Cities across the U.S. are fostering relationships with tech companies to better serve their residents. 

Las Vegas is broadening the ways in which their residents can access and learn about city services by building an application for the Amazon Echo, the Las Vegas Review-Journal reports. The Echo, which sells for about $180, serves as an audio speaker, utility controller, virtual personal assistant and app platform for the home by connecting with Amazon’s Alexa Voice Service. 

The app that the city’s IT department is building will eventually let residents pay bills and fees, check bill balances, check the status of applications and permits and get more information on city services and officials, the Review-Journal reports. The application, which will allow citizens to create a profile on the city’s website and customize how they interact with Alexa through the app, is expected to be completed in 2017. 

There are also plans for the application to be used internally, for purposes including human resources functions and budget information.

“We are forging way ahead of most cities, even cities that have more resources than we do,” Las Vegas Development Services Systems Manager Rick Virmani told the Review-Journal.

Meanwhile, Coral Gables, Fla. has partnered with Uber to create a promotional campaign for getting citizens to use the riding service instead of fighting to get through traffic and finding parking, the Miami Herald reports. The campaign will also aim to get more people to visit the city’s Miracle Mile road stretch, which runs through the city’s central business district.

Coral Gables’ Uber campaign will include designated drop-off and pick-up zones for Uber and the company’s food delivery service UberEats as well as promo codes for city events, the Herald reports. 

“Anything we can do to make our city user-friendly and bring people here in a safe manner,” Coral Gables Chamber of Commerce President Mark Trowbridge told the Herald. “We all know the places that are impacted by having an Uber alternative or transit alternative do better for business.”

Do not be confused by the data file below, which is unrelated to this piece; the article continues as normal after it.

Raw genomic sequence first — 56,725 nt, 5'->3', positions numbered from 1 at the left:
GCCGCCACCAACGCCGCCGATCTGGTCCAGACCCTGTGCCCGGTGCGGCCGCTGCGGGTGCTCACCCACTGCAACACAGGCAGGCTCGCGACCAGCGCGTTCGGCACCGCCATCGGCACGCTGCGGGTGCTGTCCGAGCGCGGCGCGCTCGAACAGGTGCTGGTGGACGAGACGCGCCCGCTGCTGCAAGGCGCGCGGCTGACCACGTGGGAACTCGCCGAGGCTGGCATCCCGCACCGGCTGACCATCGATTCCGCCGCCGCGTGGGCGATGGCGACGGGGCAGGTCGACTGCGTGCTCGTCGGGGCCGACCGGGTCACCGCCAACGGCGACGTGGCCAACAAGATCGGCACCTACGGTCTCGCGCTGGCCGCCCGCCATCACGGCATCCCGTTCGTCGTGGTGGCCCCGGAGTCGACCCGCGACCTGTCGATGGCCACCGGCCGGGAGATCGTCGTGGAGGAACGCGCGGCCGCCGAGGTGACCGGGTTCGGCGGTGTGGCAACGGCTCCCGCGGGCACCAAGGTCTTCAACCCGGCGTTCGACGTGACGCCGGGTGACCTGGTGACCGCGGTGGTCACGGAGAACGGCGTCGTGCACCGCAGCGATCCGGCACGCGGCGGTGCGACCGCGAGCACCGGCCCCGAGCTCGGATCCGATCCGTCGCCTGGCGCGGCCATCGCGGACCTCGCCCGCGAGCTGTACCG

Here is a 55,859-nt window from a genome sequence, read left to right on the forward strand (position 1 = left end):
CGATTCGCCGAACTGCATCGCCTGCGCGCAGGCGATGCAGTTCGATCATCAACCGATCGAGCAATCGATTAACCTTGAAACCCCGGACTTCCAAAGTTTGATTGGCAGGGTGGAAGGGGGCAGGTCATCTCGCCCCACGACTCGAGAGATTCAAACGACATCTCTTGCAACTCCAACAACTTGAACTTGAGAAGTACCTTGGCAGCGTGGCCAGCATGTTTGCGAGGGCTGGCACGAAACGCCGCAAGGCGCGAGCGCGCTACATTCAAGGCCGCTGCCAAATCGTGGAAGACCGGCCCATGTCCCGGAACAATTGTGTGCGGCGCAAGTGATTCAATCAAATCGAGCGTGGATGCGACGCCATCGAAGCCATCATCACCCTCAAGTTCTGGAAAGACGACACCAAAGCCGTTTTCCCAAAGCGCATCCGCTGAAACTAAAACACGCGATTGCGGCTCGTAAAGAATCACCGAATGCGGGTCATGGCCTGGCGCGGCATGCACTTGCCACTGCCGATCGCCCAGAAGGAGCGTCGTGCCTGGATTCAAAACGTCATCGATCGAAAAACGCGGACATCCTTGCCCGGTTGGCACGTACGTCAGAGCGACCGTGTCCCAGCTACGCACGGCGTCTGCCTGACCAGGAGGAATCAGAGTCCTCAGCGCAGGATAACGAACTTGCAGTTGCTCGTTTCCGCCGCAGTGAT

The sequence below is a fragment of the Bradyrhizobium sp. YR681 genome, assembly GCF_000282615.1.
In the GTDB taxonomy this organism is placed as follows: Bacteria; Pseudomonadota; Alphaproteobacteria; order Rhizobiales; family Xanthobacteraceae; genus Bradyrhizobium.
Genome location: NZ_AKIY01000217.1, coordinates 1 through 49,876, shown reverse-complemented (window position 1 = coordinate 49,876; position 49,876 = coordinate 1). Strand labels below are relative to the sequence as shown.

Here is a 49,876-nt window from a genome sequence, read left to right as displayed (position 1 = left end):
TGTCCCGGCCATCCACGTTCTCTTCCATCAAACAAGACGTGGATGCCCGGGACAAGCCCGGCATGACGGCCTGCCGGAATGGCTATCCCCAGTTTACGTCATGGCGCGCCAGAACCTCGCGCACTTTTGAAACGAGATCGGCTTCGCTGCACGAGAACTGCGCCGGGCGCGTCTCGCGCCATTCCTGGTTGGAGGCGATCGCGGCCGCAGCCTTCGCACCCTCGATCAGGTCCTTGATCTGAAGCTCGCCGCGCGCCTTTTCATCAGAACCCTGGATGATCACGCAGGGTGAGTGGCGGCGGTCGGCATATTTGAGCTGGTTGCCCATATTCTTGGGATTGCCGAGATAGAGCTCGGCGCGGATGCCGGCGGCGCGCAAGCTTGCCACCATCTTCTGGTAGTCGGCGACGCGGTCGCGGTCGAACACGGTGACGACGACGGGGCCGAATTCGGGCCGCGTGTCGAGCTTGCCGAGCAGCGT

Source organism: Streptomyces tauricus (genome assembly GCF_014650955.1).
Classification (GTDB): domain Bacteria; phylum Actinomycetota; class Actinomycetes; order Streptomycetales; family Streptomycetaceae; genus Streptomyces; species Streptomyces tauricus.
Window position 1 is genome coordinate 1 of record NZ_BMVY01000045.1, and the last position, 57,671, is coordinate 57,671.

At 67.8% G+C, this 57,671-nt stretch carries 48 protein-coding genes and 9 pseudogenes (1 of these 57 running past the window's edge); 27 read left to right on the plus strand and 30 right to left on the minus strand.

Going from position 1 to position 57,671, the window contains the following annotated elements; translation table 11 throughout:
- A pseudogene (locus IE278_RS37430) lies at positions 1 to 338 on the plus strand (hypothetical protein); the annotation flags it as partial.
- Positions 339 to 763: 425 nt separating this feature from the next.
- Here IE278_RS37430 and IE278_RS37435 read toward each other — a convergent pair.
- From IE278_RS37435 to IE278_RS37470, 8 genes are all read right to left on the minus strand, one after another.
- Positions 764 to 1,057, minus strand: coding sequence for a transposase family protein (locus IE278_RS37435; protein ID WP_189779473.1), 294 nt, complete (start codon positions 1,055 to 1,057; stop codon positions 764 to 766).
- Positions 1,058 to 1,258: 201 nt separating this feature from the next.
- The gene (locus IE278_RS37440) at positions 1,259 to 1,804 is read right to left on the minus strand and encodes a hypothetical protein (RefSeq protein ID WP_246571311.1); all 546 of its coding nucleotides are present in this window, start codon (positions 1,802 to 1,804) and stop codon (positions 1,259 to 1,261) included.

Social navigation app Waze has instituted a partnership program called the Connected Citizens program, which allows partners to receive incident and traffic information as well as reroute Waze users around incidents faster, per the app’s website. The Waze app is a navigation app that allows its users to submit information on road hazards, traffic, incidents and delays in real time. Many cities such as San Diego, Asheville, N.C. and Fort Worth, Texas opted into the program this year, according to various news sources. 

Johns Creek, Ga. partnered with Waze in August 2015, according to the Atlanta Journal-Constitution. In November however, the partnership expanded such that it became the first city to share real-time business location data with the app. The data is derived from business license applications and renewals at not cost to the city.

“If you search for a place to eat or shop in an app on your phone, you’re most likely searching by the name of the business and not a specific address,” Johns Creek’s Senior GIS Manager Nick O’Day told the Journal-Constitution. “By sharing business information to Waze with the business name tied to a latitude and longitude, it makes the experience faster and easier.”


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